The road company was inaugurated by this enterprising merchant and his farmer co-operators for the sole purpose of enabling emigrants and stock to cross the great Cascade moutains. This brought about more quickly the settlement of Central Oregon, thus avoiding what, at that day, was the great expense in time of traveling around by way of the Columbia River gorge through these mountains. It wasn't until after much construction of this road had occurred that the company even applied for a land grant from the U.S. government. This road was later sold to another individual in the community.
Luther, along with several of his old partners in business, also constructed the Albany and Santiam Canal at a cost of $65,000 (a small fortune in that period), including terminal lands proved invaluable to the growth of the city of Lebanon. This property, however, was lost entirely to them, through a forced sale of the property by outside influences - and unecessarily so, as Mr. Elkins had secured the promise of abundant funds to relieve the financial situation. Yet, this was thwarted, and his answer to a sympathizer was: "Yes, it has ruined us, but saved the town."
Luther was also a prime mover, with enterprising men in Albany (now the state capitol) Lebanon, in influencing the Southern Pacific Railroad managers, Villard and Kohler, to construct the twelve miles of railway between Albany and Lebanon. When asked the question by Villard, "Will this piece of road pay?" he replied, "Yes, better than any feeder you can have." This settled the construction of the road, and the result assured Lebanon and Albany of the great boon it accomplished for them.
Being a man of force and strong views, he readily attracted prominent notice, and twice represented in part of his county in the territorial legislature. He was a member of the state's constitutional convention in 1857 and served as a state senator after Oregon was granted statehood in 1859. It was during this time that Luther played a key role in his position as the President of the state Senate.
In much of the settlement of the Willamette Valley, many southerners and southern sympathizers had come to Oregon to start anew in the territory. When news of the onset of Civil War reached Oregon as a new state, one of the pressing issues of the day was whether Oregon would remain with the Union of the north, or cecede from the Union and side with the Confederacy. Needless to say, there was great pressure from many sectors of the valley to side with the south, but, even though Luther was classified as a Democrat, he frequently acted independently. When the vote in the Senate was cast on this decision, it was found that a tie vote was counted. As President of the Senate, it was Luther's vote which would break the tie. Despite the immense pressure of many to go with the Confederacy, Luther voted to support President Lincoln in preserving the Union.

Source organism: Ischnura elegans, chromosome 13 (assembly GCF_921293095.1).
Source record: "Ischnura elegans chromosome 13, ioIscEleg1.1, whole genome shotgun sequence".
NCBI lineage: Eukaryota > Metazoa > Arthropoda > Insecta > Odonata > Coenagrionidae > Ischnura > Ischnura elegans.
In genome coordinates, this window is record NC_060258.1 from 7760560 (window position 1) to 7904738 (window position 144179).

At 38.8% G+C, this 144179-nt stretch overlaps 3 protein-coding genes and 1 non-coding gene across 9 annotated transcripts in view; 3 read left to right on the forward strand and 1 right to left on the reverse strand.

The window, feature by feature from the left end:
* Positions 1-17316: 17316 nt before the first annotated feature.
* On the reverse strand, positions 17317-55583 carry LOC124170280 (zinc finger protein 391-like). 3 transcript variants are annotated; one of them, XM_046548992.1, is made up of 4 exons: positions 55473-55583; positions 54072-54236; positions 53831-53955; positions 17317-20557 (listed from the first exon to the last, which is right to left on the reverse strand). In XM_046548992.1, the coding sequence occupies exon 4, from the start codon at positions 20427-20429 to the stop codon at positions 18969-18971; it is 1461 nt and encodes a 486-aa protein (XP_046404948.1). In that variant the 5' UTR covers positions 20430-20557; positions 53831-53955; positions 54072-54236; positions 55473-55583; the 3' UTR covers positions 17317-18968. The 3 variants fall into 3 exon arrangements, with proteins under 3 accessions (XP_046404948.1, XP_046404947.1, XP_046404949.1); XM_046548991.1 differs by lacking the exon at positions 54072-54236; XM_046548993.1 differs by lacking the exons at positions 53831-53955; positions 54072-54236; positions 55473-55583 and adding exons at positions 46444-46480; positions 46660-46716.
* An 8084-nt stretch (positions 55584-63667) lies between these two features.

Luther Elkins was a firm believer in the doctrines of Christianity. He led a busy and active life, was warm-hearted, brave and forgiving. He was also true to his friends and well suited to be a pioneer. The last few years of his life were spent with his son, Joseph at Lebanon, in retirement, suffering in his old age from a general breaking down of his physical and mental powers. He passed away in 1885 at the age of 76. He left a large number of friends to remember the industry of a man to whom Linn county is more indebted for her material prosperity than to any other one individual.
His wife, whose maiden name was Philotheta Williams, was born in Chenango county, N.Y., and preceded him in her demise in Lebanon, Oregon, in 1881, at the age of 74.
Footnote: Luther Elkins was a relative on my mother's side of the family. My grandfather, Caswell Carl Elkins, Jr. was the son of Caswell Carl Elkins, Sr., who was orphaned at an early age and raised by a Dr. Watts. Records have failed to establish with certainty the relationship to Luther Elkins, but there are details which support with some plausibility that there is a direct connection in some way, which I shall be happy to share, should anyone be interested.
More by this Author
As a young man I used to wonder why most adults I engaged in discussion on topics of that day would usually tell me I didn't understand, but would see things differently when I was older. My attitude towards their...